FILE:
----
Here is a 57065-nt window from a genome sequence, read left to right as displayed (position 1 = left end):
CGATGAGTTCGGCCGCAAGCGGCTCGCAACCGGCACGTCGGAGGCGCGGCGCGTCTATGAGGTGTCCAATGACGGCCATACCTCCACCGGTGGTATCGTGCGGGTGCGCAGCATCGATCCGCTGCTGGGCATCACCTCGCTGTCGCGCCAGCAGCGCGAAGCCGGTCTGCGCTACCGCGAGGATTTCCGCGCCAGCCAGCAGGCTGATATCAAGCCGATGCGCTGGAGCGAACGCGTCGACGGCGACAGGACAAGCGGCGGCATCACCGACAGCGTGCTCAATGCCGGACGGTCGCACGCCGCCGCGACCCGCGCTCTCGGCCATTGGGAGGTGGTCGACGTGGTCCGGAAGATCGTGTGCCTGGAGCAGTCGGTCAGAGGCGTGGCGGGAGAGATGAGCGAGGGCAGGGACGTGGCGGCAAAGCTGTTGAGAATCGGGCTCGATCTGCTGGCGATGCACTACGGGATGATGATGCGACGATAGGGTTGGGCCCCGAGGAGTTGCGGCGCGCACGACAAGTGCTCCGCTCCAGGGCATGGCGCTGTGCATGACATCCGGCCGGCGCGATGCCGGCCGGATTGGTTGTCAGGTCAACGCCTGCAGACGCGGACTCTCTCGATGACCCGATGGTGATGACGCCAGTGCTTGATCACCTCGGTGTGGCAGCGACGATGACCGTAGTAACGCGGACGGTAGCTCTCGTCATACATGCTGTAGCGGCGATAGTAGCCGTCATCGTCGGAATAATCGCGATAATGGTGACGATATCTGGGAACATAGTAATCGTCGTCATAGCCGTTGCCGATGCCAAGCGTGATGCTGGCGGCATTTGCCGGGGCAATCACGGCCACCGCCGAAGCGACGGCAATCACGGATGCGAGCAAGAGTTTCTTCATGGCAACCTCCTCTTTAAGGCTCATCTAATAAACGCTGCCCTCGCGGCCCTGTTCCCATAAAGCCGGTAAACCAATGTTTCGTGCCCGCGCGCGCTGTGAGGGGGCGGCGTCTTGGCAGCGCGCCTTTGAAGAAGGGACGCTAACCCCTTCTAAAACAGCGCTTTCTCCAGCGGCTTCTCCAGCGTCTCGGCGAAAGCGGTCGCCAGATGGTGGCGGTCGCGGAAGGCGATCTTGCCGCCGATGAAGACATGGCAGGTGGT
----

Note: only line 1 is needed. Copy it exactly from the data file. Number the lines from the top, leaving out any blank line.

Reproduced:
Here is a 57065-nt window from a genome sequence, read left to right as displayed (position 1 = left end):